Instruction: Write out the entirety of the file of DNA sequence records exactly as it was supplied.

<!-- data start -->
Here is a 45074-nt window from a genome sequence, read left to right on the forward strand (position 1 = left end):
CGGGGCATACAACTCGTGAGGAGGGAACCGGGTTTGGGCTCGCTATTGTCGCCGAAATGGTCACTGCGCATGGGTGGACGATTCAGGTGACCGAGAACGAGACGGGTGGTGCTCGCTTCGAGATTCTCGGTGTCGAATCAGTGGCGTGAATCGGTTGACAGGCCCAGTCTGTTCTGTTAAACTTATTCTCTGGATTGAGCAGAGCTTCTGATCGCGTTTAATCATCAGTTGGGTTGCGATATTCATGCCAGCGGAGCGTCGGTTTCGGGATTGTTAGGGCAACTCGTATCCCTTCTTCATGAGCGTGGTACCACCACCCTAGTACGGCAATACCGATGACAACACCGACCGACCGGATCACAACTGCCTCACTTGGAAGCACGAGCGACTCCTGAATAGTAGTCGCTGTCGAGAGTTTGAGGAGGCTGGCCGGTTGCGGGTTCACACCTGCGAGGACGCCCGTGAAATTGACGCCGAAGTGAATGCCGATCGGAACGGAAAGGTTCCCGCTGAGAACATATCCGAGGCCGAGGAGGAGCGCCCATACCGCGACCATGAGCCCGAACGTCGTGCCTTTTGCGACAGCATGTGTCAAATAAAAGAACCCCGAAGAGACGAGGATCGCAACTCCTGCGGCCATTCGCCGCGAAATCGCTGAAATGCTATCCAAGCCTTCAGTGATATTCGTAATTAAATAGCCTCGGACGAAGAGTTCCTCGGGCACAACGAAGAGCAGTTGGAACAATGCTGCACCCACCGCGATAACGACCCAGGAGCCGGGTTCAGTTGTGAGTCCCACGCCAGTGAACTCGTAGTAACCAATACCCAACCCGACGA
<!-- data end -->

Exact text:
Here is a 45074-nt window from a genome sequence, read left to right on the forward strand (position 1 = left end):
CGGGGCATACAACTCGTGAGGAGGGAACCGGGTTTGGGCTCGCTATTGTCGCCGAAATGGTCACTGCGCATGGGTGGACGATTCAGGTGACCGAGAACGAGACGGGTGGTGCTCGCTTCGAGATTCTCGGTGTCGAATCAGTGGCGTGAATCGGTTGACAGGCCCAGTCTGTTCTGTTAAACTTATTCTCTGGATTGAGCAGAGCTTCTGATCGCGTTTAATCATCAGTTGGGTTGCGATATTCATGCCAGCGGAGCGTCGGTTTCGGGATTGTTAGGGCAACTCGTATCCCTTCTTCATGAGCGTGGTACCACCACCCTAGTACGGCAATACCGATGACAACACCGACCGACCGGATCACAACTGCCTCACTTGGAAGCACGAGCGACTCCTGAATAGTAGTCGCTGTCGAGAGTTTGAGGAGGCTGGCCGGTTGCGGGTTCACACCTGCGAGGACGCCCGTGAAATTGACGCCGAAGTGAATGCCGATCGGAACGGAAAGGTTCCCGCTGAGAACATATCCGAGGCCGAGGAGGAGCGCCCATACCGCGACCATGAGCCCGAACGTCGTGCCTTTTGCGACAGCATGTGTCAAATAAAAGAACCCCGAAGAGACGAGGATCGCAACTCCTGCGGCCATTCGCCGCGAAATCGCTGAAATGCTATCCAAGCCTTCAGTGATATTCGTAATTAAATAGCCTCGGACGAAGAGTTCCTCGGGCACAACGAAGAGCAGTTGGAACAATGCTGCACCCACCGCGATAACGACCCAGGAGCCGGGTTCAGTTGTGAGTCCCACGCCAGTGAACTCGTAGTAACCAATACCCAACCCGACGA